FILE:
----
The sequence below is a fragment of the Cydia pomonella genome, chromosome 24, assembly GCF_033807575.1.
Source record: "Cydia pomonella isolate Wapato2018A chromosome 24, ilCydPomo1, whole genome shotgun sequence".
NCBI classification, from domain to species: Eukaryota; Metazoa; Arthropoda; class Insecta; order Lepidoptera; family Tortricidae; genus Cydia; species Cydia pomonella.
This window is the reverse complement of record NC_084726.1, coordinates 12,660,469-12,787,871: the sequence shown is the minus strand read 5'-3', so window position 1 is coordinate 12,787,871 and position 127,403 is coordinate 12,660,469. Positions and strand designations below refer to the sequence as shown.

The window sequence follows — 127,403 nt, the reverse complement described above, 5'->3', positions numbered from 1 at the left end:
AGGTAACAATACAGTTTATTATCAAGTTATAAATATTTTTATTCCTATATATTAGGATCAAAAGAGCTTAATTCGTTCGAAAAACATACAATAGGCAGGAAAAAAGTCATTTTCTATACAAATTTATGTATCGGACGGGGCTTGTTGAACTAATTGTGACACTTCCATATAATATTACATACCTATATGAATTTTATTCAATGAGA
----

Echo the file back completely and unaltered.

The sequence below is a fragment of the Cydia pomonella genome, chromosome 24, assembly GCF_033807575.1.
Source record: "Cydia pomonella isolate Wapato2018A chromosome 24, ilCydPomo1, whole genome shotgun sequence".
NCBI classification, from domain to species: Eukaryota; Metazoa; Arthropoda; class Insecta; order Lepidoptera; family Tortricidae; genus Cydia; species Cydia pomonella.
This window is the reverse complement of record NC_084726.1, coordinates 12,660,469-12,787,871: the sequence shown is the minus strand read 5'-3', so window position 1 is coordinate 12,787,871 and position 127,403 is coordinate 12,660,469. Positions and strand designations below refer to the sequence as shown.

The window sequence follows — 127,403 nt, the reverse complement described above, 5'->3', positions numbered from 1 at the left end:
AGGTAACAATACAGTTTATTATCAAGTTATAAATATTTTTATTCCTATATATTAGGATCAAAAGAGCTTAATTCGTTCGAAAAACATACAATAGGCAGGAAAAAAGTCATTTTCTATACAAATTTATGTATCGGACGGGGCTTGTTGAACTAATTGTGACACTTCCATATAATATTACATACCTATATGAATTTTATTCAATGAGA